Most of my past projects are bad at collecting money. Some are literally incapable of it. Of all the mistakes i've made as an engineer, i list this among the worst.
Gone are the days when e-commerce was a complicated and concerning development. Now, websites with basic integrations can securely and flexibly offer purchase options to their customers. So, if implementing purchase options is easy, and the benefits include getting paid, why haven't buy buttons become project staples? Why aren't buy buttons as routine as user logins?
Rule of thumb: if your project is robust enough to merit logins, it should also be able to collect money.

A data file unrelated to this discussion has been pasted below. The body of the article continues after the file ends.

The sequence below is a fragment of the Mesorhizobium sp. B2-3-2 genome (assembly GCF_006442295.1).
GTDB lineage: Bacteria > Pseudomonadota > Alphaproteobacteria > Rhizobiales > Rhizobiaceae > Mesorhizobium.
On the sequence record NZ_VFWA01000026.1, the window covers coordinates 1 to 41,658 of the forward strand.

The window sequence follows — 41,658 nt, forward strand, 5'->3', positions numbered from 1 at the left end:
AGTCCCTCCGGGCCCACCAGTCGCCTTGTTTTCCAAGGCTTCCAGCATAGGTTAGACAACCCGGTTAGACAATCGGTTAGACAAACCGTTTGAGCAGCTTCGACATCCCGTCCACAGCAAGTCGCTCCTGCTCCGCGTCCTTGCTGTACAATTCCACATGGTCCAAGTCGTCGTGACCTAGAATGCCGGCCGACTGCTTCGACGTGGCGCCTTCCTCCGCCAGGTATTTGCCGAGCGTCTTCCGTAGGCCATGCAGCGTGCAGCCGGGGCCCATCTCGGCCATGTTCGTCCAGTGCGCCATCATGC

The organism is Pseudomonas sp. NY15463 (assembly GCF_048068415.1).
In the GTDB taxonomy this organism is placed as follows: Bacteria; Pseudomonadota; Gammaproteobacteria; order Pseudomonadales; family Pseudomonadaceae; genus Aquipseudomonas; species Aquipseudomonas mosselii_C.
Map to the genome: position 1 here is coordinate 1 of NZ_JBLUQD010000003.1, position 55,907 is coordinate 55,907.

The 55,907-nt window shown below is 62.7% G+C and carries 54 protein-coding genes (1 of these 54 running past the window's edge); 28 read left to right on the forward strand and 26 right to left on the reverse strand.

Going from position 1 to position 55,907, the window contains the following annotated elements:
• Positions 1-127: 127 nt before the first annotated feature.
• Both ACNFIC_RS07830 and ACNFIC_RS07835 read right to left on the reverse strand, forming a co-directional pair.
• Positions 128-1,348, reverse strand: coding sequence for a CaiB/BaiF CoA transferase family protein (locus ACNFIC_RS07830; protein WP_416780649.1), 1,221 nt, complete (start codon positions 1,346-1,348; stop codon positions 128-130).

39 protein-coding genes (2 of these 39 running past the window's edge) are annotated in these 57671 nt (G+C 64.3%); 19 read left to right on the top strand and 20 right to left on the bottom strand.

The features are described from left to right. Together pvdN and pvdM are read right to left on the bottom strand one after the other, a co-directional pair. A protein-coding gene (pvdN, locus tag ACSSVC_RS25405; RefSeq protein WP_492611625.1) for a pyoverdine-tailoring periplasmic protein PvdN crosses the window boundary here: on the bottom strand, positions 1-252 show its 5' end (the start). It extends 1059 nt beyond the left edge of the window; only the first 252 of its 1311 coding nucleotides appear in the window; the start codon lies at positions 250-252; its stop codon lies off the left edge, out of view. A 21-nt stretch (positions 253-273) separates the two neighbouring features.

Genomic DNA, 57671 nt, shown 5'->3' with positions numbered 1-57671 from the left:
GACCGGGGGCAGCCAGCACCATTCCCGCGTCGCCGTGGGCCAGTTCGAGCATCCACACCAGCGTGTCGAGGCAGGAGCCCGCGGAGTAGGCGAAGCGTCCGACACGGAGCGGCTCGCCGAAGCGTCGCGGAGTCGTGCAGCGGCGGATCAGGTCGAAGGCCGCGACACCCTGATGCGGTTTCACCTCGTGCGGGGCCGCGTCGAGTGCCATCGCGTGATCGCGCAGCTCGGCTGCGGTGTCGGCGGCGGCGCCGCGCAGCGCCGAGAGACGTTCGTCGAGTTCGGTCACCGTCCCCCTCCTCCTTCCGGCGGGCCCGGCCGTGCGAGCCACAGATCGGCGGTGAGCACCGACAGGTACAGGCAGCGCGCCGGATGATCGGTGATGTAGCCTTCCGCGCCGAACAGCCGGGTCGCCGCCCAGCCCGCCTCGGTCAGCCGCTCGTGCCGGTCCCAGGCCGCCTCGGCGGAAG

Money brings a number of benefits apart from just being money. Many are psychological. The first time you receive a payment for your tool, you will be introduced you to an addicting feeling. Not a feeling of greed, but one of pride and justification.
The notion that someone is paying for your tool is the greatest indicator that it's providing users real value. The first payment seems to instantly validate the days/weeks/months you spent building something. In my experience there is no faster way to get excited about working on a side project than to know people are using, and paying, for it.
The saying goes, "time is money". But in the case of side projects, time can only become money if we give users a button that enables it.
So the next project i build is starting with a buy button. Because the worse case scenario is no one clicks it. But the best case? Well, that is the exciting part.